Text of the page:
Using daily air temperature thresholds to evaluate snow melting occurrence and amount on Alpine glaciers by T-index models: the case study of the Forni Glacier (Italy)
- 1Università degli Studi di Milano – "A. Desio" Department of Earth Sciences, via Mangiagalli 34, 20131 Milan, Italy
- 2Università degli Studi di Milano – Department of Physics, via Celoria 16, 20133 Milan, Italy
- 3Ev-K2-CNR, via San Bernardino 145, 24126 Bergamo, Italy
Abstract. Glacier melt conditions (i.e., null surface temperature and positive energy budget) can be assessed by analyzing data acquired by a supraglacial automatic weather station (AWS), such as the station installed on the surface of Forni Glacier (Italian Alps). When an AWS is not present, the assessment of actual melt conditions and the evaluation of the melt amount is more difficult and simple methods based on T-index (or degree days) models are generally applied. These models require the choice of a correct temperature threshold. In fact, melt does not necessarily occur at daily air temperatures higher than 0 °C. In this paper, we applied both energy budget and T-index approaches with the aim of solving this issue.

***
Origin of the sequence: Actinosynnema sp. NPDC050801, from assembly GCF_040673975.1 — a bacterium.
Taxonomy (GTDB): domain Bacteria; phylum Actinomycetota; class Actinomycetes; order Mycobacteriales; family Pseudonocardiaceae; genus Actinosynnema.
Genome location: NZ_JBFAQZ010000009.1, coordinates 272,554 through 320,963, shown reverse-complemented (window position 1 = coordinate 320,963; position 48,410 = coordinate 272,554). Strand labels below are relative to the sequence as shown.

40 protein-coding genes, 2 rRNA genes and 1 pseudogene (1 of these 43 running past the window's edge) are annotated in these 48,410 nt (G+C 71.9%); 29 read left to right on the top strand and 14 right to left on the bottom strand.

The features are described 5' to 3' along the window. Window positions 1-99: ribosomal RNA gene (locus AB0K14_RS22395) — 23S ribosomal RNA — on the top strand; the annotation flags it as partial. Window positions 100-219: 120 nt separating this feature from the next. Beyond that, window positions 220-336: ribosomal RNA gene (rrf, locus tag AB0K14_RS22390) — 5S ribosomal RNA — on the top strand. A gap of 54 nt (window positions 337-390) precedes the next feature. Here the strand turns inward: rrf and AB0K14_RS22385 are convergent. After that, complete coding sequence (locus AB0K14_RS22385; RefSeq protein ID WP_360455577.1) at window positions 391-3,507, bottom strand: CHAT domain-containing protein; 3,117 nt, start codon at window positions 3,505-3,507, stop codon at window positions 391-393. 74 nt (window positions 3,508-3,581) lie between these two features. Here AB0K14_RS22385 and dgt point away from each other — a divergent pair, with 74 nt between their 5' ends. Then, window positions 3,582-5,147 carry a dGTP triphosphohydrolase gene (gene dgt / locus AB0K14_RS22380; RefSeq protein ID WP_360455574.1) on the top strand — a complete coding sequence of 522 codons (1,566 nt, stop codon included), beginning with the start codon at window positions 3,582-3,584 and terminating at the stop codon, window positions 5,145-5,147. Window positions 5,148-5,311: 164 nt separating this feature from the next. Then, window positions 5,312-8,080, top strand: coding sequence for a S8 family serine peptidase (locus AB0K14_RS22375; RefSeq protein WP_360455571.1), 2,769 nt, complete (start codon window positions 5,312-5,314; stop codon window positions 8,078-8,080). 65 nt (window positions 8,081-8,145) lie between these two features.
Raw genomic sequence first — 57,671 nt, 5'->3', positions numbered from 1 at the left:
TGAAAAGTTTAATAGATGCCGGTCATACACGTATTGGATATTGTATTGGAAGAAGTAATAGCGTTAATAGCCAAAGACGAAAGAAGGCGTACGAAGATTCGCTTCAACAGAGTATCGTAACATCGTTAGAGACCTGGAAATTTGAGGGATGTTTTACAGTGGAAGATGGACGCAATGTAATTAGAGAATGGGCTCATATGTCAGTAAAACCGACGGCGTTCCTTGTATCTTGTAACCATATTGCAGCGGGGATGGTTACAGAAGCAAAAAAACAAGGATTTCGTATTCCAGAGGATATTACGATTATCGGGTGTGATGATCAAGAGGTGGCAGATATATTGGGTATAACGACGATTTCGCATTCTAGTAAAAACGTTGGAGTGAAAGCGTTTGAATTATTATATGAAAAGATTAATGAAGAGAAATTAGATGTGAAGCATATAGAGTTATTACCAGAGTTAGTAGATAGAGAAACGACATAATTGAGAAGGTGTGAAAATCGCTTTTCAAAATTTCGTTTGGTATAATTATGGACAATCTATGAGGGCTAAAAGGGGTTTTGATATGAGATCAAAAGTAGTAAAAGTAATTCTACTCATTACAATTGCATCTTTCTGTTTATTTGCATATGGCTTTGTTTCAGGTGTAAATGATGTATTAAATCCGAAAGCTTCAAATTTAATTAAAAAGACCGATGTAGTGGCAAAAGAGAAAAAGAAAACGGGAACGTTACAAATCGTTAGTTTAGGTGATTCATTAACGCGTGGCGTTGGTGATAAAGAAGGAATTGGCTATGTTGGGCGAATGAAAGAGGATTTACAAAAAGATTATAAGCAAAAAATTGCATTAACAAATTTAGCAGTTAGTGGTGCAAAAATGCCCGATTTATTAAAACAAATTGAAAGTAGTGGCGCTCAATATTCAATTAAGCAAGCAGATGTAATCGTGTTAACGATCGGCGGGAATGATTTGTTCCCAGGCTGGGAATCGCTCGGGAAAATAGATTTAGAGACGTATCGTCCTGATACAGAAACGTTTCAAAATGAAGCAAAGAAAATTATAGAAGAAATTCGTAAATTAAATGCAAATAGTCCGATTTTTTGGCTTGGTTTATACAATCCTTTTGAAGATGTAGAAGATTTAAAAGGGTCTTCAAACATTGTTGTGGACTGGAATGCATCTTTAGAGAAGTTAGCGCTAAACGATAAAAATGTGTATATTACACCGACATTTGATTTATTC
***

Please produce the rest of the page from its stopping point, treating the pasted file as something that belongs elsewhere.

We start by distinguishing between the occurrence of snowmelt and the reduction in snow depth due to actual ablation (from snow depth data recorded by a sonic ranger). Then we find the daily average temperature thresholds (by analyzing temperature data acquired by an AWS on Forni Glacier) which, on the one hand, best capture the occurrence of significant snowmelt conditions and, on the other, make it possible, using the T-index, to quantify the actual snow ablation amount. Finally we investigated the applicability of the mean tropospheric lapse rate to reproduce air temperature conditions at the glacier surface starting from data acquired by weather stations located outside the glacier area.
We found that the mean tropospheric lapse rate allows for a good and reliable reconstruction of glacier air temperatures and that the choice of an appropriate temperature threshold in T-index models is a very important issue. From our study, the application of the +0.5 °C temperature threshold allows for a consistent quantification of snow ablation while, instead, for detecting the beginning of the snow melting processes a suitable threshold has proven to be at least −4.6 °C.